OR WAIT null SECS
© 2023 MJH Life Sciences™ and Chromatography Online. All rights reserved.
Supercritical fluid chromatography (SFC) has seen a recent resurgence in interest following investment in the development of instrument technology by numerous instrument manufacturers. Increased focus on sustainability in chromatographic science, coupled with the orthogonality to reversed phase HPLC, is likely to further drive the uptake of SFC in many sectors. As with any form of chromatography, optimizing separation selectivity is a key variable in providing adequate resolution and accurate identification and quantification of target analytes. Stationary phase chemistry can be readily exploited to substantially alter the separation selectivity obtained. This article examines and characterizes the selectivity differences offered by three prototype SFC phases.
A supercritical fluid is a substance which exists above its critical temperature and critical pressure (Figure 1). It has a range of physical properties that are intermediate between gases and liquids; however, these properties can be varied in accordance with the pressure-temperature phase space. One of the major advantages of a supercritical fluid is that there are no phase transitions, as are observed between gaseous, liquid, and solid states. Phase transitions involve large enthalpy changes, and can have substantial physical impact on the column packed bed structure.
The history of supercritical fluid chromatography (SFC, see Table I) began in the 1800s when the supercritical state was characterized for CO2 by Andrews (1). It was, however, James Lovelock who first suggested in 1958 the use of supercritical CO2 as a chromatographic mobile phase at an international gas chromatography meeting. Just as the Nobel Prize-winning inventors of liquid-liquid partition chromatography, Martin and Synge, had proposed that the mobile phase could also be a gas, Lovelock realized the high liquid-like density, high gas-like diffusivity and low viscosity of fluids above the critical point would extend both gas chromatography (GC) and liquid chromatography (LC). In confirmation, packed-column SFC was demonstrated in 1962 (3), and then quickly developed throughout the 1960s with new detection and pressure programming methods.
It was the introduction of SFC capillary columns, invented by Novotny and Lee in 1981 (8), that led to an exponential growth in SFC applications. However, the practicalities of capillary SFC, similar to the challenges associated with capillary high-performance liquid chromatography (HPLC), reduced the applicability of the technology. The recent revival in SFC has been driven by the introduction of analytically scaled packed columns, together with improved instrumentation offering greater reliability and reproducibility.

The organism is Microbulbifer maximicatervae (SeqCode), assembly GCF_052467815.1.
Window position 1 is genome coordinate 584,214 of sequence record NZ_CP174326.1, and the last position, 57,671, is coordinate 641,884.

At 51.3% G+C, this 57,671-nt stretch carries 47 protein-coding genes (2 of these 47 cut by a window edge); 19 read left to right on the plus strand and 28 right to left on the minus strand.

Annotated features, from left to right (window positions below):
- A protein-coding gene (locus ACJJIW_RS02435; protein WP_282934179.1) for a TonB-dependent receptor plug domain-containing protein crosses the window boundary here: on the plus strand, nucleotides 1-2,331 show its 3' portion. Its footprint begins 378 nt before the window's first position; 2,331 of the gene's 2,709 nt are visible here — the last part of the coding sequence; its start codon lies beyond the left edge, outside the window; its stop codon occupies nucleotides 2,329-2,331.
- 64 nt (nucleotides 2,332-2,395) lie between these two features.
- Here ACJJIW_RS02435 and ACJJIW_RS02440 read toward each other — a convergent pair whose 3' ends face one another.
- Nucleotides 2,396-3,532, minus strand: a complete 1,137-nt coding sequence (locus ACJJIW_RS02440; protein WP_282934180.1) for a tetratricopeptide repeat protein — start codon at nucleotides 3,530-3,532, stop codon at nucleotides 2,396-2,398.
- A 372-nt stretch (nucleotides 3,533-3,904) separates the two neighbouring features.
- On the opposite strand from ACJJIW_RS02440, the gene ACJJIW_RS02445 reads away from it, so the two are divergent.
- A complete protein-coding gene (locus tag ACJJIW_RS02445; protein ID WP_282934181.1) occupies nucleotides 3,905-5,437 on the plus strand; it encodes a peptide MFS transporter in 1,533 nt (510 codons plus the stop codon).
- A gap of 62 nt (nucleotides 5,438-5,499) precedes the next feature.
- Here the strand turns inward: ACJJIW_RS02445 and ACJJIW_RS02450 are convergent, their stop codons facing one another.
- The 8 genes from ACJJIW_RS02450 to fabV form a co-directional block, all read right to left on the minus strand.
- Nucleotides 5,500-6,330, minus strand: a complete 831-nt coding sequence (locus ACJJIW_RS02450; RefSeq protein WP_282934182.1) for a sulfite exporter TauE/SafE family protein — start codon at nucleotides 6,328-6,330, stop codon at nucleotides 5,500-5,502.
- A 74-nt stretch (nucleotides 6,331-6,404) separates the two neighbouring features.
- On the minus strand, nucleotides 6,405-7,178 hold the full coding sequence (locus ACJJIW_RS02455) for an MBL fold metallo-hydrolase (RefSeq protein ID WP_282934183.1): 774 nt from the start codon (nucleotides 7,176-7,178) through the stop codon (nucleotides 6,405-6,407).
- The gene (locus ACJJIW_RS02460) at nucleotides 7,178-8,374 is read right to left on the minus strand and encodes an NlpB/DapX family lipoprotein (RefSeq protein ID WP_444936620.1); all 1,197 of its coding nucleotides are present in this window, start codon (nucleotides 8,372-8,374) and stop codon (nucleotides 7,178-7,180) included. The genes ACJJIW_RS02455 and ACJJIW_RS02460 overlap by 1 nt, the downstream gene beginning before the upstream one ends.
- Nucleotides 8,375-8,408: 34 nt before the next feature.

SFC has found niche application areas, such as chiral chromatography, although the benefits associated with the technology have never been strong enough to displace HPLC. The uptake of SFC in the niche areas has persuaded mainstream manufacturers to develop the technology, and now many leading manufacturers have offerings. This has increased the visibility of the technology and of its utilization by end users, though the greatest challenge associated with the large-scale use of the technology is still the dominance of HPLC for the separation of small and large pharmaceutical molecules.
Recent industrial focus on sustainability has renewed interest in switching to SFC from HPLC. The use of organic solvents in HPLC has substantial detrimental environmental impact, and although the primary mobile phase used in SFC is CO2, which, albeit a greenhouse gas, is still substantially preferable to organic solvents such as methanol, acetonitrile, and tetrahydrofuran. It is anticipated that the drive for a more sustainable chromatographic solution will provide an impetus to increase the use of SFC within industry. This renewed interest has, in turn, started to highlight some of the other benefits associated with the use of supercritical fluids. One of the major advantages is the ability to radically change the physical properties of the mobile phase without undergoing a phase transition. This can be either due to the large parameter space that a supercritical fluid occupies (10), or because moving through a supercritical fluid state offers the opportunities to move from a gaseous state to a liquid without a phase transition.
Supercritical CO2 is non-polar, therefore a co-solvent, typically methanol, is used (up to 40% v/v) to increase the solvating capacity of the mobile phase, which enables the analysis of compounds with logP values in the range of -1 to 10 (9). The low viscosity of such compositions and enhanced analyte diffusion means that elevated flow rates can be used compared to HPLC to achieve high resolution, high-throughput analyses (11). The use of higher percentages of the co-solvent (for example, >50%), along with additional polar components such as water, can further extend the use of SFC to more polar compounds including endogenous metabolites, plant extracts, water-soluble vitamins, pesticides, sugars, and peptides (9,12). Given the wide potential applicability of modern SFC, an understanding of how to optimize the separation selectivity using a variety of instrumental parameters is clearly important for addressing the plethora of complex applications that can now be addressed.